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June 2015

Do Butterflies have Ears?

The most well-known of insects that have true hearing organs are those that produce sound to attract a mate. The most famous of these are the night-singing crickets and katydids, and the day-singing cicada. After all, there’s no point in singing if you don’t have the ears to hear it with.

But for some other insects, the trick of being able to hear comes in very handy when trying to avoid being eaten: primarily by bats. Hearing organs in several families of moths (Sphinxes, Tiger moths, etc.) have been well-studied and relatively well-known for quite awhile. But what about butterflies?

Here are some examples of butterflies which can be found living in our Conservatory, that have ears with which to hear:
The group of Cracker butterflies, in the genus Hamadryas, have ears that are believed to be located at the base of their front wing. These butterflies earned their name from a faint cracking noise the males produce as they defend sunny territories or are disturbed into flight.
Longwing butterflies in the genus Heliconius have also been observed chatting in butterfly morse code, both when flying around each other and when roosting at dusk. Ear-like organs have been described at the base of the underside of their wings.
The famous Blue Morpho is one of the most recent butterfly ear discoveries. It turns out that this species has very sophisticated hearing organs. Not only can it detect sound, but also a range of sound: one study found that they can differentiate between very low frequency and very high frequency sounds.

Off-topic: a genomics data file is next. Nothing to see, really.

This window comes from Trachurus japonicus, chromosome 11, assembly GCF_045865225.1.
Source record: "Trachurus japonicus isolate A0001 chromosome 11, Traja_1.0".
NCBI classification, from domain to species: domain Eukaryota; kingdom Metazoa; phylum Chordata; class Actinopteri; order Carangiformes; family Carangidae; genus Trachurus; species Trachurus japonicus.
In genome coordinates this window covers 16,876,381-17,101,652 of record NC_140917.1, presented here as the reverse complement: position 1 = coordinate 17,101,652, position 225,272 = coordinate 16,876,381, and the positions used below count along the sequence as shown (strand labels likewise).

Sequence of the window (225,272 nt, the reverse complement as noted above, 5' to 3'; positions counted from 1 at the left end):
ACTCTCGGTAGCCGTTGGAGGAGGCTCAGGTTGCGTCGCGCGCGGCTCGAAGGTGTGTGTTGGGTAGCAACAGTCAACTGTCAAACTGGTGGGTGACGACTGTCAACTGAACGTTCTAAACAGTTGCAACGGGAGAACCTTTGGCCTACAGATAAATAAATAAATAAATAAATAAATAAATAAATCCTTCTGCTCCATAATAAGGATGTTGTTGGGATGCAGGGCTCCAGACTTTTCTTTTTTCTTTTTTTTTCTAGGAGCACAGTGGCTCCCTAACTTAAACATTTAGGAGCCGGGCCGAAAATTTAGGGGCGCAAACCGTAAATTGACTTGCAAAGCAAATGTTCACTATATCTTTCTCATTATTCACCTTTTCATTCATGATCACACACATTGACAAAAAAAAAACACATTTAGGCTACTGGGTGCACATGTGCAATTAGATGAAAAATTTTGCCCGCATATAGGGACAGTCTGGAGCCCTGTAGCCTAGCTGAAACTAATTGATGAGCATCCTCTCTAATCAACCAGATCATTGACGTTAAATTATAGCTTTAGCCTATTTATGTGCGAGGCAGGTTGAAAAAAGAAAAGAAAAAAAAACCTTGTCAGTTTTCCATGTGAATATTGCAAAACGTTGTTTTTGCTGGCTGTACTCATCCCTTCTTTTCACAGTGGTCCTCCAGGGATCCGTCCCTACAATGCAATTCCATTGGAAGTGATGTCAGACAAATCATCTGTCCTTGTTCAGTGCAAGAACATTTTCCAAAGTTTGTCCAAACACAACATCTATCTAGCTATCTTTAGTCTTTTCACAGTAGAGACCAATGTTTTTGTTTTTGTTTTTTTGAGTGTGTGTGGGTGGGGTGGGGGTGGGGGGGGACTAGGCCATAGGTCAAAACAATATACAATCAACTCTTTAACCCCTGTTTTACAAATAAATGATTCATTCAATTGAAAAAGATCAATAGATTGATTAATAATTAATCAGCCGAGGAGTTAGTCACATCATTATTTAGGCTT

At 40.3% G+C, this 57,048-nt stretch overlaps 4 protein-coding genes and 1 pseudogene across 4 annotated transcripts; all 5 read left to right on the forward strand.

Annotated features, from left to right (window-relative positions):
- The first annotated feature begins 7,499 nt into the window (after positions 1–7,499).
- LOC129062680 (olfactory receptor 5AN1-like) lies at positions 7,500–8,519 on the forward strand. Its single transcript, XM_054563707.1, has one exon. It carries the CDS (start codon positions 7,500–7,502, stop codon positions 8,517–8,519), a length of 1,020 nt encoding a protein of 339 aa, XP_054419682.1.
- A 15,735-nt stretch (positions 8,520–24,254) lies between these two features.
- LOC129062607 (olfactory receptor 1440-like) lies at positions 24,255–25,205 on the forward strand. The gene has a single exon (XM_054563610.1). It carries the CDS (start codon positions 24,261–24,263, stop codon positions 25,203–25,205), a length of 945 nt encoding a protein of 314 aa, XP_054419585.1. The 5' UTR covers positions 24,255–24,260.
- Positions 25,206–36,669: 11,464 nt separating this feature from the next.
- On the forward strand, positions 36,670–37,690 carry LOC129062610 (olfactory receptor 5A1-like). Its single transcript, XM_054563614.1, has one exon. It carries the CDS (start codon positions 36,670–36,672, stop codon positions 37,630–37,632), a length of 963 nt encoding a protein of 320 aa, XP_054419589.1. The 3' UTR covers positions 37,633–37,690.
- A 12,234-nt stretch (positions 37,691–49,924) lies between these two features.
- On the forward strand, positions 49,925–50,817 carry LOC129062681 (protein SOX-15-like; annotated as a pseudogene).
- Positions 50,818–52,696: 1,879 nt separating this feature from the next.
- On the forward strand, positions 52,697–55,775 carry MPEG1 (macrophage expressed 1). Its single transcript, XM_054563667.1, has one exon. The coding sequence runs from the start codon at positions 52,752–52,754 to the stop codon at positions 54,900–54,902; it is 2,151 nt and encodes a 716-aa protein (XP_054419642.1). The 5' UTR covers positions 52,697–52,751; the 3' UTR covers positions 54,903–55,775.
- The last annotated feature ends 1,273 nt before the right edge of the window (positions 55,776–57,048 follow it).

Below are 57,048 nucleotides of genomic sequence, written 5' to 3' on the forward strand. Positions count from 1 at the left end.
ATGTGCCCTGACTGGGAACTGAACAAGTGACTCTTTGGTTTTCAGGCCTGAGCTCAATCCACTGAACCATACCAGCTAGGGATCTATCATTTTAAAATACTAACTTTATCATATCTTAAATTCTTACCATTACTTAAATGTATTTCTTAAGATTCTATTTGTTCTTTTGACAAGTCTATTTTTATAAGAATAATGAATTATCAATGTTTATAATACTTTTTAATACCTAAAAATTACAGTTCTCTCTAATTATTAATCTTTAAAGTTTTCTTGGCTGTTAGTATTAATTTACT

It's fascinating to know that some butterflies have ears, but there still remains the question as to why?

Since butterflies fly at a completely different time of day than bats, the best guess is that it’s to help these diurnal creatures avoid bird predation. Especially in the case of the Blue Morpho, perhaps their dual-hearing ability enables to detect a bird swooping in (imminent danger) or a bird calling in a tree far away (little threat).

It has long been thought that in the Cracker butterflies, sound production was used by males to attract a mate. But there is no strong evidence to support this theory above the others, including the theory of deterring predators. 

Whether or not we understand why, we can still marvel. Next time you visit, listen carefully and perhaps you'll hear a faint clicking as a Longwing or Cracker butterfly floats by.

Butterfly of the Month 


The Red Cracker (Hamadryas arinome) is one of four Cracker species you may see in the Conservatory. Their tendency to rest head-down on the trunk of a tree makes them stand out. Cracker butterflies in the genus Hamadryas are only found in Central & South America.

BugQuest Summer Camp


There are still some spots available for our July & August camp weeks for both age groups! Check availability and find registration forms on our website. 
 

Monarch Rearing Kits


Available for pre-order now! These wonderful kits come with everything you need to raise, tag and release Monarch butterflies! Order on our website.  

Father's Day Cafe Specials


Father's Day is Sunday June 21! Our Chef will be whipping up some delicious Father's Day specials just for the occasion. View the delicious menu here!
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